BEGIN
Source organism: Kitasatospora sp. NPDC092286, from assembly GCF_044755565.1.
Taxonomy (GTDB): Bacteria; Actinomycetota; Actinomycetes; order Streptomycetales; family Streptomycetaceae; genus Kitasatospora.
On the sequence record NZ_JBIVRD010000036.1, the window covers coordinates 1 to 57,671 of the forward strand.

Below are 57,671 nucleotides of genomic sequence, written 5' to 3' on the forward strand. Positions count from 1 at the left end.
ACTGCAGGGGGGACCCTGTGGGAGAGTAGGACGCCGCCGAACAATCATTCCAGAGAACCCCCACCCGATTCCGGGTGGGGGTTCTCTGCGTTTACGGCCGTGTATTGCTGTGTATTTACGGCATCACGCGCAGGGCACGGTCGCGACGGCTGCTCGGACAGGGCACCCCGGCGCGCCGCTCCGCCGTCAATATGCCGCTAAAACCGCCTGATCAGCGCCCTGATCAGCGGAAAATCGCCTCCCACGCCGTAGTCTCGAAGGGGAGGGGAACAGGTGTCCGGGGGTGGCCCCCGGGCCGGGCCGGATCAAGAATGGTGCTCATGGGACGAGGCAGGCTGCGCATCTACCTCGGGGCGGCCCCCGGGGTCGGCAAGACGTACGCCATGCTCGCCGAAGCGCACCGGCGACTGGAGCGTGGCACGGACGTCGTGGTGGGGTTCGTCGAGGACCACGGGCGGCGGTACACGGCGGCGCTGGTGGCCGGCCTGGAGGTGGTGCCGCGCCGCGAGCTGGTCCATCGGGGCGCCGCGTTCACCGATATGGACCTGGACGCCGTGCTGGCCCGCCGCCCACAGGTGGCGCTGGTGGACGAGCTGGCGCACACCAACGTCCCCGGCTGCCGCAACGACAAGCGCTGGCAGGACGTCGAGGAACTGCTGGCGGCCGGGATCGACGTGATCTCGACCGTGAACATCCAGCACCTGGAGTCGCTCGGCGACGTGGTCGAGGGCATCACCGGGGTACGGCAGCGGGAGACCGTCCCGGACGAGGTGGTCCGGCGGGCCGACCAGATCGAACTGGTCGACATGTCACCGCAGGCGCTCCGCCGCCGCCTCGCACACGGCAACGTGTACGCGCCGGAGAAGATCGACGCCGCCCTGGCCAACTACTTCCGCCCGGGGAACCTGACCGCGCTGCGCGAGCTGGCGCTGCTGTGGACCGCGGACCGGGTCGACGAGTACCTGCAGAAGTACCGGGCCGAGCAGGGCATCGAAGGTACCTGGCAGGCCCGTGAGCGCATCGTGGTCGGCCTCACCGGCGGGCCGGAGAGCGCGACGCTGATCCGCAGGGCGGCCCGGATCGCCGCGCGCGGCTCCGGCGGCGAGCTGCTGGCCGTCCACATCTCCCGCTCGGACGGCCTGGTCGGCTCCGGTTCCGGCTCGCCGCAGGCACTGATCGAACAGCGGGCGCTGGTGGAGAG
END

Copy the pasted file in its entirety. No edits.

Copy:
Source organism: Kitasatospora sp. NPDC092286, from assembly GCF_044755565.1.
Taxonomy (GTDB): Bacteria; Actinomycetota; Actinomycetes; order Streptomycetales; family Streptomycetaceae; genus Kitasatospora.
On the sequence record NZ_JBIVRD010000036.1, the window covers coordinates 1 to 57,671 of the forward strand.

Below are 57,671 nucleotides of genomic sequence, written 5' to 3' on the forward strand. Positions count from 1 at the left end.
ACTGCAGGGGGGACCCTGTGGGAGAGTAGGACGCCGCCGAACAATCATTCCAGAGAACCCCCACCCGATTCCGGGTGGGGGTTCTCTGCGTTTACGGCCGTGTATTGCTGTGTATTTACGGCATCACGCGCAGGGCACGGTCGCGACGGCTGCTCGGACAGGGCACCCCGGCGCGCCGCTCCGCCGTCAATATGCCGCTAAAACCGCCTGATCAGCGCCCTGATCAGCGGAAAATCGCCTCCCACGCCGTAGTCTCGAAGGGGAGGGGAACAGGTGTCCGGGGGTGGCCCCCGGGCCGGGCCGGATCAAGAATGGTGCTCATGGGACGAGGCAGGCTGCGCATCTACCTCGGGGCGGCCCCCGGGGTCGGCAAGACGTACGCCATGCTCGCCGAAGCGCACCGGCGACTGGAGCGTGGCACGGACGTCGTGGTGGGGTTCGTCGAGGACCACGGGCGGCGGTACACGGCGGCGCTGGTGGCCGGCCTGGAGGTGGTGCCGCGCCGCGAGCTGGTCCATCGGGGCGCCGCGTTCACCGATATGGACCTGGACGCCGTGCTGGCCCGCCGCCCACAGGTGGCGCTGGTGGACGAGCTGGCGCACACCAACGTCCCCGGCTGCCGCAACGACAAGCGCTGGCAGGACGTCGAGGAACTGCTGGCGGCCGGGATCGACGTGATCTCGACCGTGAACATCCAGCACCTGGAGTCGCTCGGCGACGTGGTCGAGGGCATCACCGGGGTACGGCAGCGGGAGACCGTCCCGGACGAGGTGGTCCGGCGGGCCGACCAGATCGAACTGGTCGACATGTCACCGCAGGCGCTCCGCCGCCGCCTCGCACACGGCAACGTGTACGCGCCGGAGAAGATCGACGCCGCCCTGGCCAACTACTTCCGCCCGGGGAACCTGACCGCGCTGCGCGAGCTGGCGCTGCTGTGGACCGCGGACCGGGTCGACGAGTACCTGCAGAAGTACCGGGCCGAGCAGGGCATCGAAGGTACCTGGCAGGCCCGTGAGCGCATCGTGGTCGGCCTCACCGGCGGGCCGGAGAGCGCGACGCTGATCCGCAGGGCGGCCCGGATCGCCGCGCGCGGCTCCGGCGGCGAGCTGCTGGCCGTCCACATCTCCCGCTCGGACGGCCTGGTCGGCTCCGGTTCCGGCTCGCCGCAGGCACTGATCGAACAGCGGGCGCTGGTGGAGAG